Train Your Brain to Improve Your Quality of Life

Humans are now living longer than before in our history. This has been largely due to the advances made within both medicine and technology. However, with this increased life expectancy, the burden and prevalence of chronic disease have increased significantly. Conditions such as cardiovascular disease, diabetes, obesity, metabolic syndrome and dementia have increased.

Not only do these conditions have a big impact on the quality of lives of those who have the conditions, they also have an impact on the lives of those close to the individual. How can we prevent these conditions and specifically what lifestyle factors can reduce the risk of these conditions?

A core principle of Hintsa Performance has always been to help people achieve a better life by optimising each of the 7 elements that constitute the Hintsa philosophy: Mental Energy, Recovery, Physical Training, Nutrition, General Health, Biomechanics and Core. Within these 7 areas, there are many different layers that can be addressed to improve the quality of life. Below, I’ll provide an insight into how we can improve the quality of life by increasing cognitive capacity (brain power) throughout the life span and thus prevent some chronic debilitating brain conditions.

The power of the brain

There is very strong research that unequivocally demonstrates that appropriate physical exercise programs can prevent, improve and reverse chronic disease. The basis of this training centers around supercompensation. This concept is based around the general premise that a physiological system is trained, a stress is induced, there is an immediate dip in performance (whilst recovery takes place) and finally an improved capacity for work/performance results. This is under the proviso that there are appropriate rest conditions. Such research and knowledge is well established.

What is less well known within the public domain is that there is conclusive research that is beginning to demonstrate that the supercompensation philosophy also applies to the brain. Such research is particularly exciting and is opening up new avenues and ideas on how to optimise, maintain and improve brain health.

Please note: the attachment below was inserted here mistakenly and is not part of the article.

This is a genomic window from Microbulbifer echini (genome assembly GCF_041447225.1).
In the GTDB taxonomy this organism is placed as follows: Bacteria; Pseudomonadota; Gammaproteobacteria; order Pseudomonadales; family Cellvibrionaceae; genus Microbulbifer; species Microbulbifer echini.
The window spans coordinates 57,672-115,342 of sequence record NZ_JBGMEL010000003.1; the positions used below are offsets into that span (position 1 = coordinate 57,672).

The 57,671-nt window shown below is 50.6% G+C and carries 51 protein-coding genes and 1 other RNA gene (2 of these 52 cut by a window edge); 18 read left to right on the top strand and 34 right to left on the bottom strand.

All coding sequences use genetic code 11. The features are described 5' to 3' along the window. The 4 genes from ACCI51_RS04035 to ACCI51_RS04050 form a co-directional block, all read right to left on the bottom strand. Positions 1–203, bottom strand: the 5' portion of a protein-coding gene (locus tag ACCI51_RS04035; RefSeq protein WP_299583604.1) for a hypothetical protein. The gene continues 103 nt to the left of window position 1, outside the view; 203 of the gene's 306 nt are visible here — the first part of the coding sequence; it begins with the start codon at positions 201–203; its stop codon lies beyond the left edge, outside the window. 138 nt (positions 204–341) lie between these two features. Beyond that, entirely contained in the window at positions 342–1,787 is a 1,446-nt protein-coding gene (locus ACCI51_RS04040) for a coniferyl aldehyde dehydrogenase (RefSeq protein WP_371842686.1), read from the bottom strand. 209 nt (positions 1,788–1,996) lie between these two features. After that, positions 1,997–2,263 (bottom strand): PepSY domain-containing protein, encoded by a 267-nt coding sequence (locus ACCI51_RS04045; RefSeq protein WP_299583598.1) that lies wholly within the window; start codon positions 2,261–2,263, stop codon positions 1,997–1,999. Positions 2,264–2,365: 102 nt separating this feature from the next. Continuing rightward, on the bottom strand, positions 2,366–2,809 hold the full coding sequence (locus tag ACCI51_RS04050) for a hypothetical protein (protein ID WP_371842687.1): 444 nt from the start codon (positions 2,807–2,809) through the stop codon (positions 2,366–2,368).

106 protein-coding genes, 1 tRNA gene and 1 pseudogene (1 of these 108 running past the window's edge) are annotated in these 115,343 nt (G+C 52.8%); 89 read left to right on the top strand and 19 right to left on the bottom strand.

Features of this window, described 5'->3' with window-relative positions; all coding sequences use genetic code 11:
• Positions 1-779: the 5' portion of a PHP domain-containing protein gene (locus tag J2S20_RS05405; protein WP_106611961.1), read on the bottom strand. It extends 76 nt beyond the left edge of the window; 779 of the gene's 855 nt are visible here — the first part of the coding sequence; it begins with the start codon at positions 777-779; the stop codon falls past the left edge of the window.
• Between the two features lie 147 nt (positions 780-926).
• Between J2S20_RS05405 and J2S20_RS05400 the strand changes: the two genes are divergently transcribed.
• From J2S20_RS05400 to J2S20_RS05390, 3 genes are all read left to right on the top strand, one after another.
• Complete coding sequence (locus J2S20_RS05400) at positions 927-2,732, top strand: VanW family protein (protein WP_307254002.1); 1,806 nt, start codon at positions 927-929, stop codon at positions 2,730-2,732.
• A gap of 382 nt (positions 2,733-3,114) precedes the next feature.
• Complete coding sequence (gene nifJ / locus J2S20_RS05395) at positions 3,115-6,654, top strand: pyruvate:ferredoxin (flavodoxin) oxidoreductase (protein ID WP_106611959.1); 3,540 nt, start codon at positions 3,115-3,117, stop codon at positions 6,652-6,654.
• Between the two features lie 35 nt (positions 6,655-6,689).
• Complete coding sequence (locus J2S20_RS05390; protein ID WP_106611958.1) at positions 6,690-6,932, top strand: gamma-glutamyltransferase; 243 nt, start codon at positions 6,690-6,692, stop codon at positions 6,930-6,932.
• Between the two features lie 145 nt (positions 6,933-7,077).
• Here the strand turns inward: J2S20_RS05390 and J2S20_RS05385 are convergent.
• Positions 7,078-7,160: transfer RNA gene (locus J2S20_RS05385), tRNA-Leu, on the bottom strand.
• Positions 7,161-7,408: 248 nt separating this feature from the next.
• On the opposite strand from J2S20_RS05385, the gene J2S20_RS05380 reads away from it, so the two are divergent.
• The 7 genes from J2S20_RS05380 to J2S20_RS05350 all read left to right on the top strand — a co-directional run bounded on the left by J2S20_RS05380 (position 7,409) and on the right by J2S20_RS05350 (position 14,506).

In recent years there have been excellent advances made into research pertaining to how we can improve psychological wellbeing and in particular, preventing debilitating cognitive diseases such as dementia. Such research has used a multi-faceted approach, by using a diverse range of research methods and study designs, ranging from analysis of social demographics to more technologically advanced studies that image brain activity. The results of these studies have helped shape recommendations for lifestyle modifications throughout the lifespan including; Early Childhood, Adulthood, and Elderly Adults.

Early childhood

In 2007, researchers examined 33 identical Swedish twins, of which one twin had dementia and the other did not. Of interest to the researchers was the environmental causes that could have possibly caused dementia, in particular, educational levels. Of the non-demented twins, twelve left school at the earliest possible age, in contrast to the demented twins of which 25 left school at the minimum age. Such conclusive results point to the influence of education and more widely cognitive stimulation on dementia.